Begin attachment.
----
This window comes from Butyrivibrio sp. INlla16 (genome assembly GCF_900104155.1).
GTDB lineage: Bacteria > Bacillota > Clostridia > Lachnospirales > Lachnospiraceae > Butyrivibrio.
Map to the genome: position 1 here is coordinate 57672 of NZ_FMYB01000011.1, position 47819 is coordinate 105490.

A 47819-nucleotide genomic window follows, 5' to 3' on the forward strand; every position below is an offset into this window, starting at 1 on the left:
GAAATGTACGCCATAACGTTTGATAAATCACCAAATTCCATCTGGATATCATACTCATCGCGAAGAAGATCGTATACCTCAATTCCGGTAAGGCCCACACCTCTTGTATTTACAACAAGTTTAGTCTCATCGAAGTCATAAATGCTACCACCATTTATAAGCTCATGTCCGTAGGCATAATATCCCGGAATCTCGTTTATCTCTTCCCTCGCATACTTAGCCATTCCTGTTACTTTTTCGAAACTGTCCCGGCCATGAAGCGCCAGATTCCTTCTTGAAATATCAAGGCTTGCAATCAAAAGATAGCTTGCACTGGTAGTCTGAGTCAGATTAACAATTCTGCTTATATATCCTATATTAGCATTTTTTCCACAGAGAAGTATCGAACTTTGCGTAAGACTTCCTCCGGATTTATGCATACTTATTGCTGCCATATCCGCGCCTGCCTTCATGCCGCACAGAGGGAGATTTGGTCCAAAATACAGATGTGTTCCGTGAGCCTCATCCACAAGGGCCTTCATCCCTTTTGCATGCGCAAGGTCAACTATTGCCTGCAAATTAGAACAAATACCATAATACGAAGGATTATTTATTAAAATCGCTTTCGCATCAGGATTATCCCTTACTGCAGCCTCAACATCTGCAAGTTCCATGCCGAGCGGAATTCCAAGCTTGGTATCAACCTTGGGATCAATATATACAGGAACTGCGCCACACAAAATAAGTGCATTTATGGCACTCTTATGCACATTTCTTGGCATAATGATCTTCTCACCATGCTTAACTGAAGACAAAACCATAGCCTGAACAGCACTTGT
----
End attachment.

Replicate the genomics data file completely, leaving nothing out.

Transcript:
This window comes from Butyrivibrio sp. INlla16 (genome assembly GCF_900104155.1).
GTDB lineage: Bacteria > Bacillota > Clostridia > Lachnospirales > Lachnospiraceae > Butyrivibrio.
Map to the genome: position 1 here is coordinate 57672 of NZ_FMYB01000011.1, position 47819 is coordinate 105490.

A 47819-nucleotide genomic window follows, 5' to 3' on the forward strand; every position below is an offset into this window, starting at 1 on the left:
GAAATGTACGCCATAACGTTTGATAAATCACCAAATTCCATCTGGATATCATACTCATCGCGAAGAAGATCGTATACCTCAATTCCGGTAAGGCCCACACCTCTTGTATTTACAACAAGTTTAGTCTCATCGAAGTCATAAATGCTACCACCATTTATAAGCTCATGTCCGTAGGCATAATATCCCGGAATCTCGTTTATCTCTTCCCTCGCATACTTAGCCATTCCTGTTACTTTTTCGAAACTGTCCCGGCCATGAAGCGCCAGATTCCTTCTTGAAATATCAAGGCTTGCAATCAAAAGATAGCTTGCACTGGTAGTCTGAGTCAGATTAACAATTCTGCTTATATATCCTATATTAGCATTTTTTCCACAGAGAAGTATCGAACTTTGCGTAAGACTTCCTCCGGATTTATGCATACTTATTGCTGCCATATCCGCGCCTGCCTTCATGCCGCACAGAGGGAGATTTGGTCCAAAATACAGATGTGTTCCGTGAGCCTCATCCACAAGGGCCTTCATCCCTTTTGCATGCGCAAGGTCAACTATTGCCTGCAAATTAGAACAAATACCATAATACGAAGGATTATTTATTAAAATCGCTTTCGCATCAGGATTATCCCTTACTGCAGCCTCAACATCTGCAAGTTCCATGCCGAGCGGAATTCCAAGCTTGGTATCAACCTTGGGATCAATATATACAGGAACTGCGCCACACAAAATAAGTGCATTTATGGCACTCTTATGCACATTTCTTGGCATAATGATCTTCTCACCATGCTTAACTGAAGACAAAACCATAGCCTGAACAGCACTTGT